Ask Mr. Wizard

Cacao Nibs Advice


Patrick Kiefer – Greenleaf, Wisconsin asks,

What is your best procedure for adding cacao nibs to an all-grain brew?


With any brewing ingredient it is helpful to consider what the ingredient contributes to beer, how the contribution is best transferred from the raw material to the wort and/or beer, if there is any benefit to cooking the ingredient, and if there are microbiological risks associated with the ingredient or flavorant, e.g., used oak barrels. Wort is prepared like it is because malts must be mashed to convert starches into fermentables, hops need to be heated to isomerize alpha acids into iso-alpha-acids, and “sterile” wort is required for bacteria-free fermentation.

Cacao nibs contribute a range of aromas and flavors that can be described as chocolatey, nutty, malty, and fruity, among others. Most of these compounds are water soluble, and arise from Maillard reactions that occur during roasting. This means that cacao nibs do not need to be soaked in solvents, such as ethanol, to yield their goods, or transformed, like hop acids, by cooking to improve solubility of the flavor-active compounds. And despite the crucial role yeast and bacteria play in the fermentation of cacao pods, which frees the beans from the pod and develops flavor, roasted cacao nibs are not associated with beer spoilers because the relatively long and hot, drying and roasting processes is a thermal kill step (there are aerobic bacteria on the surface of cacao nibs, but are not a major concern for beer spoilage).

The easiest and most common way to use cacao nibs is like hops used for dry hopping, and the contact time can be empirically determined by periodically taking small samples for tasting. A couple of weeks is usually what it takes to get good flavor extraction. I prefer this general method for all brewing ingredients that do not need to be mashed or boiled because the aromas and nuanced flavors of these ingredients fade if added prior to fermentation because carbon dioxide gas scrubs volatiles from fermenting beer.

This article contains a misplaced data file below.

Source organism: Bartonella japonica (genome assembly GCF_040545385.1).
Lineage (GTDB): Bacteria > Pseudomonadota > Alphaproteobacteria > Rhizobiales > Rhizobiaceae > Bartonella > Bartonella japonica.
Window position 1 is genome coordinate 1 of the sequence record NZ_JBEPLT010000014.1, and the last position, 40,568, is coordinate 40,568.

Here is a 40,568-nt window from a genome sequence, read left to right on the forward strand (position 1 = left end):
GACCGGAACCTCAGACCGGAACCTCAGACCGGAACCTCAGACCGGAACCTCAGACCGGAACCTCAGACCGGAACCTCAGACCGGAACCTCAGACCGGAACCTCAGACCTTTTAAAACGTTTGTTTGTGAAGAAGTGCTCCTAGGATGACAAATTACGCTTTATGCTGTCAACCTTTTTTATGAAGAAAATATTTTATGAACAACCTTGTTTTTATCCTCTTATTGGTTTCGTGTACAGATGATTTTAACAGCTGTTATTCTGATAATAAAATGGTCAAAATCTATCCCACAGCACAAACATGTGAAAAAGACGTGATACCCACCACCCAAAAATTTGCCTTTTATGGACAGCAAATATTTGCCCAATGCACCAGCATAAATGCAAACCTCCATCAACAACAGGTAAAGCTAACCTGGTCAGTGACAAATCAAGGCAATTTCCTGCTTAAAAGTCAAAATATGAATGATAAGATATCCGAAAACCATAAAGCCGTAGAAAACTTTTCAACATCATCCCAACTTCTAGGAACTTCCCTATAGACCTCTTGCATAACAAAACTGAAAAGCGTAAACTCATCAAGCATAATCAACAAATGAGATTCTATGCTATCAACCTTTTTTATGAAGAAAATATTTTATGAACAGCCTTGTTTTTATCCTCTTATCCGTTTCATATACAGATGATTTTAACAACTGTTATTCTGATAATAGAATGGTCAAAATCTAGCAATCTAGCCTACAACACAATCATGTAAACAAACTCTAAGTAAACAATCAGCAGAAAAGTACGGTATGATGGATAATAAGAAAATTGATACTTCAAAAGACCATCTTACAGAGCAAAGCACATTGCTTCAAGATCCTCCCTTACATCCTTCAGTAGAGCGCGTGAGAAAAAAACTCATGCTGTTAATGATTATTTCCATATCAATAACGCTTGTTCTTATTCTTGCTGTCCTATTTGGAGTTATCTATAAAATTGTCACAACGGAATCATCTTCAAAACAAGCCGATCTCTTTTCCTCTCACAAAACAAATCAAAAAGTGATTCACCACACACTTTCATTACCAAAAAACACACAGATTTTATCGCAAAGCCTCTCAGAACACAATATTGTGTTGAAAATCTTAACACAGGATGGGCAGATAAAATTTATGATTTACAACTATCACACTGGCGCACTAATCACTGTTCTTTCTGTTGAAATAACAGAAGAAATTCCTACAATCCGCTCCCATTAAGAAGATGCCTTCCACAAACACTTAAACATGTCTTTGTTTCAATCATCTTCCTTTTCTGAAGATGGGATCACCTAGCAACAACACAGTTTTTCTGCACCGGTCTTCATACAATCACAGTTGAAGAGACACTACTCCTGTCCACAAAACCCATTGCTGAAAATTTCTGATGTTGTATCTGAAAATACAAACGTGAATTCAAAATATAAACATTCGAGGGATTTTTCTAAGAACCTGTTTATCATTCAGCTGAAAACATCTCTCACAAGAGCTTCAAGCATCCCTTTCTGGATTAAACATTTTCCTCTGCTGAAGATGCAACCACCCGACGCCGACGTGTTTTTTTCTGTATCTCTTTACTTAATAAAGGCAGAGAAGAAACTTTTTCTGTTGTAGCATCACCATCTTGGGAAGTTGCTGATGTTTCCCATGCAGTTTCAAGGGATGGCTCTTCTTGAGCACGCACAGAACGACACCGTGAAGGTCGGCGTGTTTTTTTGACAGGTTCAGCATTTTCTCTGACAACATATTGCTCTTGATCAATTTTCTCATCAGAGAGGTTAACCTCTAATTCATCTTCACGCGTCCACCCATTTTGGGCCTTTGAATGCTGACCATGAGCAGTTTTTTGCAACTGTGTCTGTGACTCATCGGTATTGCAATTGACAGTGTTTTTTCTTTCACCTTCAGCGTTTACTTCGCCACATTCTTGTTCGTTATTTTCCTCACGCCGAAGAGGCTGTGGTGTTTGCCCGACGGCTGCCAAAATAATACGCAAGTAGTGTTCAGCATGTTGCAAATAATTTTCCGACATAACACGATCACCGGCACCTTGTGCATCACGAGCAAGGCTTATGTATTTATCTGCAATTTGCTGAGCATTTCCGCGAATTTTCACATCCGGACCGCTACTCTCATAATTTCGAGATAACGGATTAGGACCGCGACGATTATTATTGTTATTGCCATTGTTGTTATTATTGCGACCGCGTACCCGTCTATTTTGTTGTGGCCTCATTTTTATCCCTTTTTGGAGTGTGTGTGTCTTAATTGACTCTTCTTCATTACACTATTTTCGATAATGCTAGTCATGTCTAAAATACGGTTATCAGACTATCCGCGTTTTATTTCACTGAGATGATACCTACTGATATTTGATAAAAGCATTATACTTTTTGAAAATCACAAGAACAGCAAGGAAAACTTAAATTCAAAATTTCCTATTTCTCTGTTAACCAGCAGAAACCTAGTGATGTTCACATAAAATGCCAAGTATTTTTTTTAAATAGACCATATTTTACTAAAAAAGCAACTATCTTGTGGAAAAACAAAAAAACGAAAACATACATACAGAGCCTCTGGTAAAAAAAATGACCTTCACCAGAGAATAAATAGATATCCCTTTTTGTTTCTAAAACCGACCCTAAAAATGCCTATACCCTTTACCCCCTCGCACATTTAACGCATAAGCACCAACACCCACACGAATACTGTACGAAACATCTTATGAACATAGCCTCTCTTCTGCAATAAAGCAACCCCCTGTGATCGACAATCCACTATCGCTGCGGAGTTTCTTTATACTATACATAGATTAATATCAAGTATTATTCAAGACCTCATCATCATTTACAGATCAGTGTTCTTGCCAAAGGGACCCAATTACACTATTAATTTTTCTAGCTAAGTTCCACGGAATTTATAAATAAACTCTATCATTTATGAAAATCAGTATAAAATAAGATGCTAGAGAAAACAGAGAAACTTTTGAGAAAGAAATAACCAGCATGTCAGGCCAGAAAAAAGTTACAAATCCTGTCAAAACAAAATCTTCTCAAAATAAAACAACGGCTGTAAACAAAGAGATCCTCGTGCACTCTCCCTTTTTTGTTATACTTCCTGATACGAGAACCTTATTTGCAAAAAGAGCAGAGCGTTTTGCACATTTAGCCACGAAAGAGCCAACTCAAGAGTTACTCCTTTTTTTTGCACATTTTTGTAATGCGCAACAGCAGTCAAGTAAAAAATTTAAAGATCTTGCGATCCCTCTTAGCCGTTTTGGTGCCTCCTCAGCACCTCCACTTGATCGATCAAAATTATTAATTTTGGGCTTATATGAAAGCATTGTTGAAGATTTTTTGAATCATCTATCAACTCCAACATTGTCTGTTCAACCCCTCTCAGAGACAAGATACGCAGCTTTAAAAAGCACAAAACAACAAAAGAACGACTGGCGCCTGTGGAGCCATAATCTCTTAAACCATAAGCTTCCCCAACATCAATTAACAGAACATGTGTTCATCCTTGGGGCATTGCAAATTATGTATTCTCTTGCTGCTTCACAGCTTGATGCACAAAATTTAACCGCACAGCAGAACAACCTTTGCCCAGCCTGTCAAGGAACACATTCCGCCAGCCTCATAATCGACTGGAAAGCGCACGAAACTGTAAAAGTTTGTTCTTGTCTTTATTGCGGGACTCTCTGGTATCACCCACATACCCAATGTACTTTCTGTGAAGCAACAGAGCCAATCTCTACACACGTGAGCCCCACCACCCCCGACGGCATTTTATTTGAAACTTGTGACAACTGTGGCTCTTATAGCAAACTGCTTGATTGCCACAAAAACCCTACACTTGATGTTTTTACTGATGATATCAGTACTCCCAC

A variation on this theme is to add the featured ingredient; in this case cacao nibs, to a smaller fermenter or container, fill with beer or another liquid, and make a concentrated stock that can be used for blending. The advantage to extracting the flavors in a smaller volume of beer or other liquid is that it allows for more control over the flavor intensity in the finished beer. This method works especially well when using potently flavored ingredients in a recipe for the first time. Whether the ingredient is cacao, coffee, vanilla, oak, fruit, or spices; it is nice not having to worry about adding too much or too little. And when you use special ingredients in this fashion you can really focus on maximizing flavor extraction because it is easier to filter or strain smaller liquid volumes, especially if you use a solvent that is not subject to oxidation, as is the case with beer. Water or alcohol teas are the most common, and the simplest way to improve flavor extraction of these types of ingredients is by reducing the particle size. Cacao nibs are fairly brittle, so they can be turned into a powder using a blender or coffee grinder; don’t attempt to mill this ingredient because the fat content will gum up your malt mill.